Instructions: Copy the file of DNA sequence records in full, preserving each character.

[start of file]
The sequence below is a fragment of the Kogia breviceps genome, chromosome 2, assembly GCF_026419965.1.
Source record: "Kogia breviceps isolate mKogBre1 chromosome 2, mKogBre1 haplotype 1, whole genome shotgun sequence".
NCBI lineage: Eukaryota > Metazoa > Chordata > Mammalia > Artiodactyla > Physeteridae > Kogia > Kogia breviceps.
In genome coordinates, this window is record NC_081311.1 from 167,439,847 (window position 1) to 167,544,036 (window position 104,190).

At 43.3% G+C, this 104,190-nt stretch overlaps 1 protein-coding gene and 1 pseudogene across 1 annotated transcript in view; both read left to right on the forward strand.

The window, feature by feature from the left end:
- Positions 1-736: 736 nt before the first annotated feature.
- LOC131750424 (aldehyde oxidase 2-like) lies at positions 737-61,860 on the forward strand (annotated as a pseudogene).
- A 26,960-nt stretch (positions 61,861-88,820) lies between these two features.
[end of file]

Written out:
The sequence below is a fragment of the Kogia breviceps genome, chromosome 2, assembly GCF_026419965.1.
Source record: "Kogia breviceps isolate mKogBre1 chromosome 2, mKogBre1 haplotype 1, whole genome shotgun sequence".
NCBI lineage: Eukaryota > Metazoa > Chordata > Mammalia > Artiodactyla > Physeteridae > Kogia > Kogia breviceps.
In genome coordinates, this window is record NC_081311.1 from 167,439,847 (window position 1) to 167,544,036 (window position 104,190).

At 43.3% G+C, this 104,190-nt stretch overlaps 1 protein-coding gene and 1 pseudogene across 1 annotated transcript in view; both read left to right on the forward strand.

The window, feature by feature from the left end:
- Positions 1-736: 736 nt before the first annotated feature.
- LOC131750424 (aldehyde oxidase 2-like) lies at positions 737-61,860 on the forward strand (annotated as a pseudogene).
- A 26,960-nt stretch (positions 61,861-88,820) lies between these two features.